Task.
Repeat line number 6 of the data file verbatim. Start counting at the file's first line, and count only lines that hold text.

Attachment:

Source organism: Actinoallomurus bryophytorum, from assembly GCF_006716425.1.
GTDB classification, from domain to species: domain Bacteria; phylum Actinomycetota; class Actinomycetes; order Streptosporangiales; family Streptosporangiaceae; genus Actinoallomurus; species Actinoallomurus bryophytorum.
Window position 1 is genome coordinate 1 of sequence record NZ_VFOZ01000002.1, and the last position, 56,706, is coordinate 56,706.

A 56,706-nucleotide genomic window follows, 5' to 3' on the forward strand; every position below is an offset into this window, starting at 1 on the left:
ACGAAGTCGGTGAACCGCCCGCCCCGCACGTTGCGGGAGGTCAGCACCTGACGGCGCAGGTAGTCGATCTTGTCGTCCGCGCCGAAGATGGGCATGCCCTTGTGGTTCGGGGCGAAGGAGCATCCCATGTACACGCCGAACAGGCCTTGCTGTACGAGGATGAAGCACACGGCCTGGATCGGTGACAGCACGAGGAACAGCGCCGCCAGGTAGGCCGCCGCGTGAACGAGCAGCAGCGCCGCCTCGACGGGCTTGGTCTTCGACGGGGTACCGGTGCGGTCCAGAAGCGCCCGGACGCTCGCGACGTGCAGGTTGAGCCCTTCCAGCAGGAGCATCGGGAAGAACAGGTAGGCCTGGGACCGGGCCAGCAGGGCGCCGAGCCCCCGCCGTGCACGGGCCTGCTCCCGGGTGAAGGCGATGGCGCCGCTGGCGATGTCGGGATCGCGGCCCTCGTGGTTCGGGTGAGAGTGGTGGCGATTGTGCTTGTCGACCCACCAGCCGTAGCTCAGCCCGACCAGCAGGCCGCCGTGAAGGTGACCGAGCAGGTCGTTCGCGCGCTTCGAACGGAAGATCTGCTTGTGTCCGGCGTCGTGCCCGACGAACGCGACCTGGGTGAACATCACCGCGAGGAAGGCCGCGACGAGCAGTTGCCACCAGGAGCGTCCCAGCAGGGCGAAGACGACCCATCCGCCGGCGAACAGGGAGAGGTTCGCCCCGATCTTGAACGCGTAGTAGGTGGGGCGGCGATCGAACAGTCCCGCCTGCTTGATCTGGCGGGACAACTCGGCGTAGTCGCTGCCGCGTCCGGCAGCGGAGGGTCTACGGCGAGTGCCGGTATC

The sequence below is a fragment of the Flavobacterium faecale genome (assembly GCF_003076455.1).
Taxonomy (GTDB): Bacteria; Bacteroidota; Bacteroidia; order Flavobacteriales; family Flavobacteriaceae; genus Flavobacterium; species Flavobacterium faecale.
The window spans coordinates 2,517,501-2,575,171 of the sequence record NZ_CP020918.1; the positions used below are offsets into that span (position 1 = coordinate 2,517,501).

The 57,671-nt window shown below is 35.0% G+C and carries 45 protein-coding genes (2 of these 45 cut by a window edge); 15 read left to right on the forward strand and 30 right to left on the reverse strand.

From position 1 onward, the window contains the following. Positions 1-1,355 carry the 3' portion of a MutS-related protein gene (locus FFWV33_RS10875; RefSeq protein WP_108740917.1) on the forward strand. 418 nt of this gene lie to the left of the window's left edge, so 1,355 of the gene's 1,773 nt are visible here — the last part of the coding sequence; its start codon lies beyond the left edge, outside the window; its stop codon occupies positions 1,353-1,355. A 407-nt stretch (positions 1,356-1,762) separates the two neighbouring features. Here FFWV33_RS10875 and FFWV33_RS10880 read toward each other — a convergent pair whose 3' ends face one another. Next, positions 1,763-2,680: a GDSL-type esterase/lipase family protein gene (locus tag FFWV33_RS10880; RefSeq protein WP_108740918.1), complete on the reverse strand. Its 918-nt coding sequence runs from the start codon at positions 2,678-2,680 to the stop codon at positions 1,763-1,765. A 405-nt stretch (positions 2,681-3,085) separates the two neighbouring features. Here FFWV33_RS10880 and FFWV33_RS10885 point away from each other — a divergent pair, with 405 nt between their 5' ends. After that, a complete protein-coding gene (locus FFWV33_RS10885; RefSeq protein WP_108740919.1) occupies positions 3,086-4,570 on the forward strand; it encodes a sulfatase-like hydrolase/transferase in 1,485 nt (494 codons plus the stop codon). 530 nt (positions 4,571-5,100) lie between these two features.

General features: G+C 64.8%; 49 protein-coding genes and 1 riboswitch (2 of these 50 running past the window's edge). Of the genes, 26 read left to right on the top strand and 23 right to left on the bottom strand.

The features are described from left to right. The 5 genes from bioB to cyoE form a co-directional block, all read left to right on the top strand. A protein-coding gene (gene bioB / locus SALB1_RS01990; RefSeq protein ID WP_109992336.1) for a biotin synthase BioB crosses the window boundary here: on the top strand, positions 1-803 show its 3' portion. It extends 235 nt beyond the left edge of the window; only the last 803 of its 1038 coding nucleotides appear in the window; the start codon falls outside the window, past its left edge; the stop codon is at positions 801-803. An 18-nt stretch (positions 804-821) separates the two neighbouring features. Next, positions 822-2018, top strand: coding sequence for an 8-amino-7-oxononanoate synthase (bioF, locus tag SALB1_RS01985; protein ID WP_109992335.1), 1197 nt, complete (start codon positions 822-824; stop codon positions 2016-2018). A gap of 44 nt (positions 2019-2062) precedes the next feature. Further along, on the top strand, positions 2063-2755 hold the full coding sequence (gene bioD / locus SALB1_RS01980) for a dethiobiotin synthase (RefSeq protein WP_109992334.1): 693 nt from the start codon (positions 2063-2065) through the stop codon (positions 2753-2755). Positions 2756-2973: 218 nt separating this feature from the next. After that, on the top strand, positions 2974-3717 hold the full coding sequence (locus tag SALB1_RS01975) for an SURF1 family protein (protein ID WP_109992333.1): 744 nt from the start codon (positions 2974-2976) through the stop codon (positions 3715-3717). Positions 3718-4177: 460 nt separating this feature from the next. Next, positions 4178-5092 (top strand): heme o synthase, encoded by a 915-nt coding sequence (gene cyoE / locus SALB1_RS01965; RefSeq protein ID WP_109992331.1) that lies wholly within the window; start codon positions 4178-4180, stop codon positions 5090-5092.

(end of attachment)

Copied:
The sequence below is a fragment of the Flavobacterium faecale genome (assembly GCF_003076455.1).